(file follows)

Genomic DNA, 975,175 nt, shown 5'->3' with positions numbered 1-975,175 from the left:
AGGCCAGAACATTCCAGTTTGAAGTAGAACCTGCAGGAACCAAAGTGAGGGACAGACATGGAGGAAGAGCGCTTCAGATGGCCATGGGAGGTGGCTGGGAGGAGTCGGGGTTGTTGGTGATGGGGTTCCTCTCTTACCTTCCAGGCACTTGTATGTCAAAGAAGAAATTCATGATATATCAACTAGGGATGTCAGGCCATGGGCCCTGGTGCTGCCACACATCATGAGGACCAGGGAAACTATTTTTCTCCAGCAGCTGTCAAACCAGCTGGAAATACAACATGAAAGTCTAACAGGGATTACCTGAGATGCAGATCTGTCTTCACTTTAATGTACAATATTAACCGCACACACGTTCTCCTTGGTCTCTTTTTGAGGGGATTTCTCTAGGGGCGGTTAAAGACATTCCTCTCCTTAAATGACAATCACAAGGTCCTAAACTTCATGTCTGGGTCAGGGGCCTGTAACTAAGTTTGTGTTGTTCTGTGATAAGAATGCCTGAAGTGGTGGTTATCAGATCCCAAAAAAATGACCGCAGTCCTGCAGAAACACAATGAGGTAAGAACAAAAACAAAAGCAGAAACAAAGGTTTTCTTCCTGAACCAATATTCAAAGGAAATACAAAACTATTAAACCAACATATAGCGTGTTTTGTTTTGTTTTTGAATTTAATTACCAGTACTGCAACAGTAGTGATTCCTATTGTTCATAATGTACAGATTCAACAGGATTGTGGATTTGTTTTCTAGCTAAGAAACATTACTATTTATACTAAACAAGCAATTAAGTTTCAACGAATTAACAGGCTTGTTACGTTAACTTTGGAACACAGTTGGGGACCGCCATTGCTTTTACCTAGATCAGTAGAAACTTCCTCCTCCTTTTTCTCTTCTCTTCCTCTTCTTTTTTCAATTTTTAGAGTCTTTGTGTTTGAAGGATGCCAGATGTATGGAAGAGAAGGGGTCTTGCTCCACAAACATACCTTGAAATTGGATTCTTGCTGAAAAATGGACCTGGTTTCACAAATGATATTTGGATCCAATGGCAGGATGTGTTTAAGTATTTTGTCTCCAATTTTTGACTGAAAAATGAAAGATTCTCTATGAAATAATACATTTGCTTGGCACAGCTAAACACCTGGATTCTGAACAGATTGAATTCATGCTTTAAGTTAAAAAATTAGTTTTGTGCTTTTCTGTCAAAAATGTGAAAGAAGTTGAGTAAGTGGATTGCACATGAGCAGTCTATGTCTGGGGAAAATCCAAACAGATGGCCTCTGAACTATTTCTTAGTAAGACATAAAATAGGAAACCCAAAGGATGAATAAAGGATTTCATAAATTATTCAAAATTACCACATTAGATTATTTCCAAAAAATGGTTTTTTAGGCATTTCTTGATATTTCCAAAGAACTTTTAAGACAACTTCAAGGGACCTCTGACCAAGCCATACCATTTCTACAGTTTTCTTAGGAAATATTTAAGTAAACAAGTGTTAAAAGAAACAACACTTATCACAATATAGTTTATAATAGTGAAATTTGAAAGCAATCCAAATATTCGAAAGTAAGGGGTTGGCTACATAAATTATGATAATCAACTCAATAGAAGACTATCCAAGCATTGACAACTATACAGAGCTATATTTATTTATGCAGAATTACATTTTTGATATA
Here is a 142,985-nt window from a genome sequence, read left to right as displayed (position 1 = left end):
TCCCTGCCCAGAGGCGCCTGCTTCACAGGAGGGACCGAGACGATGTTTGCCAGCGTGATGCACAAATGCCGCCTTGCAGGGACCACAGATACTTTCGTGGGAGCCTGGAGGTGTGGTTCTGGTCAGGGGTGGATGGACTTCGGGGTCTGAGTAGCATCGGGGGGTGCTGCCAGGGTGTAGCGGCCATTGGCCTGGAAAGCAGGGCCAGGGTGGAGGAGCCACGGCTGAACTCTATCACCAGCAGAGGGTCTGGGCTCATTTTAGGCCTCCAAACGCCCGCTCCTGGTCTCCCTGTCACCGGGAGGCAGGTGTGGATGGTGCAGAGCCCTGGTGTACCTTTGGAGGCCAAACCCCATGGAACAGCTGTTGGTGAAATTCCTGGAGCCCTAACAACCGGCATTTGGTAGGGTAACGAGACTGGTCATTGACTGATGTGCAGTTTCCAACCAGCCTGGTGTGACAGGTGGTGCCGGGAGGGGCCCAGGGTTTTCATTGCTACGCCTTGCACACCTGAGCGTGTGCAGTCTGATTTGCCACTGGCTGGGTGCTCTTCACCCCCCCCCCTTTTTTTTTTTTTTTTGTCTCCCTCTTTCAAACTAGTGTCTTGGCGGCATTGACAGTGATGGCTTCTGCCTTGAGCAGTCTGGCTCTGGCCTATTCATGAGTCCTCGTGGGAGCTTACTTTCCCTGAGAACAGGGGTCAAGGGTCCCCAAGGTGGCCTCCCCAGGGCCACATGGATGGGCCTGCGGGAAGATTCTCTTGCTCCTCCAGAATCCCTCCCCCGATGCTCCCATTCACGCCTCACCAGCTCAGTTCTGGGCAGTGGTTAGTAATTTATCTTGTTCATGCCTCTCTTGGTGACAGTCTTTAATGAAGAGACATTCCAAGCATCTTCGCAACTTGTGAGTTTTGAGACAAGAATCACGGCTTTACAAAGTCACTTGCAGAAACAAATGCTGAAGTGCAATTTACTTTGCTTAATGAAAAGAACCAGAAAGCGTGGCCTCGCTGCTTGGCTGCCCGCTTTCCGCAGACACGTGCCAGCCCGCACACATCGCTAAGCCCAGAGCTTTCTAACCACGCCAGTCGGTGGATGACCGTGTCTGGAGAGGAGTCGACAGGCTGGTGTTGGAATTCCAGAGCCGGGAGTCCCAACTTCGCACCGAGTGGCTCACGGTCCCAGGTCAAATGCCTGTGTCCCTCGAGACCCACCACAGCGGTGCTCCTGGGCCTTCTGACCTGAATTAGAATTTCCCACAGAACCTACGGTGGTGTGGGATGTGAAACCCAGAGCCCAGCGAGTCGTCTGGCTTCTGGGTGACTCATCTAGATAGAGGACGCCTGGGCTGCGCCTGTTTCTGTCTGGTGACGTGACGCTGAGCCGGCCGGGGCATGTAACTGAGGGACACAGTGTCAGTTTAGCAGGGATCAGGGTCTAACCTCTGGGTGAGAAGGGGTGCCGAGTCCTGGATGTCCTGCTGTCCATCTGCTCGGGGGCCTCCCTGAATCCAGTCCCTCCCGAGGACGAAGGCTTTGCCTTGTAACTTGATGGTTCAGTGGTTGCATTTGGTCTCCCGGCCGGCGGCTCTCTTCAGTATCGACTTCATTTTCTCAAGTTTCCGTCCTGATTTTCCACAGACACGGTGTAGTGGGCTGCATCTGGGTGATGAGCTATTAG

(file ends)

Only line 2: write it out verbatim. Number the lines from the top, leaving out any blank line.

AGGCCAGAACATTCCAGTTTGAAGTAGAACCTGCAGGAACCAAAGTGAGGGACAGACATGGAGGAAGAGCGCTTCAGATGGCCATGGGAGGTGGCTGGGAGGAGTCGGGGTTGTTGGTGATGGGGTTCCTCTCTTACCTTCCAGGCACTTGTATGTCAAAGAAGAAATTCATGATATATCAACTAGGGATGTCAGGCCATGGGCCCTGGTGCTGCCACACATCATGAGGACCAGGGAAACTATTTTTCTCCAGCAGCTGTCAAACCAGCTGGAAATACAACATGAAAGTCTAACAGGGATTACCTGAGATGCAGATCTGTCTTCACTTTAATGTACAATATTAACCGCACACACGTTCTCCTTGGTCTCTTTTTGAGGGGATTTCTCTAGGGGCGGTTAAAGACATTCCTCTCCTTAAATGACAATCACAAGGTCCTAAACTTCATGTCTGGGTCAGGGGCCTGTAACTAAGTTTGTGTTGTTCTGTGATAAGAATGCCTGAAGTGGTGGTTATCAGATCCCAAAAAAATGACCGCAGTCCTGCAGAAACACAATGAGGTAAGAACAAAAACAAAAGCAGAAACAAAGGTTTTCTTCCTGAACCAATATTCAAAGGAAATACAAAACTATTAAACCAACATATAGCGTGTTTTGTTTTGTTTTTGAATTTAATTACCAGTACTGCAACAGTAGTGATTCCTATTGTTCATAATGTACAGATTCAACAGGATTGTGGATTTGTTTTCTAGCTAAGAAACATTACTATTTATACTAAACAAGCAATTAAGTTTCAACGAATTAACAGGCTTGTTACGTTAACTTTGGAACACAGTTGGGGACCGCCATTGCTTTTACCTAGATCAGTAGAAACTTCCTCCTCCTTTTTCTCTTCTCTTCCTCTTCTTTTTTCAATTTTTAGAGTCTTTGTGTTTGAAGGATGCCAGATGTATGGAAGAGAAGGGGTCTTGCTCCACAAACATACCTTGAAATTGGATTCTTGCTGAAAAATGGACCTGGTTTCACAAATGATATTTGGATCCAATGGCAGGATGTGTTTAAGTATTTTGTCTCCAATTTTTGACTGAAAAATGAAAGATTCTCTATGAAATAATACATTTGCTTGGCACAGCTAAACACCTGGATTCTGAACAGATTGAATTCATGCTTTAAGTTAAAAAATTAGTTTTGTGCTTTTCTGTCAAAAATGTGAAAGAAGTTGAGTAAGTGGATTGCACATGAGCAGTCTATGTCTGGGGAAAATCCAAACAGATGGCCTCTGAACTATTTCTTAGTAAGACATAAAATAGGAAACCCAAAGGATGAATAAAGGATTTCATAAATTATTCAAAATTACCACATTAGATTATTTCCAAAAAATGGTTTTTTAGGCATTTCTTGATATTTCCAAAGAACTTTTAAGACAACTTCAAGGGACCTCTGACCAAGCCATACCATTTCTACAGTTTTCTTAGGAAATATTTAAGTAAACAAGTGTTAAAAGAAACAACACTTATCACAATATAGTTTATAATAGTGAAATTTGAAAGCAATCCAAATATTCGAAAGTAAGGGGTTGGCTACATAAATTATGATAATCAACTCAATAGAAGACTATCCAAGCATTGACAACTATACAGAGCTATATTTATTTATGCAGAATTACATTTTTGATATA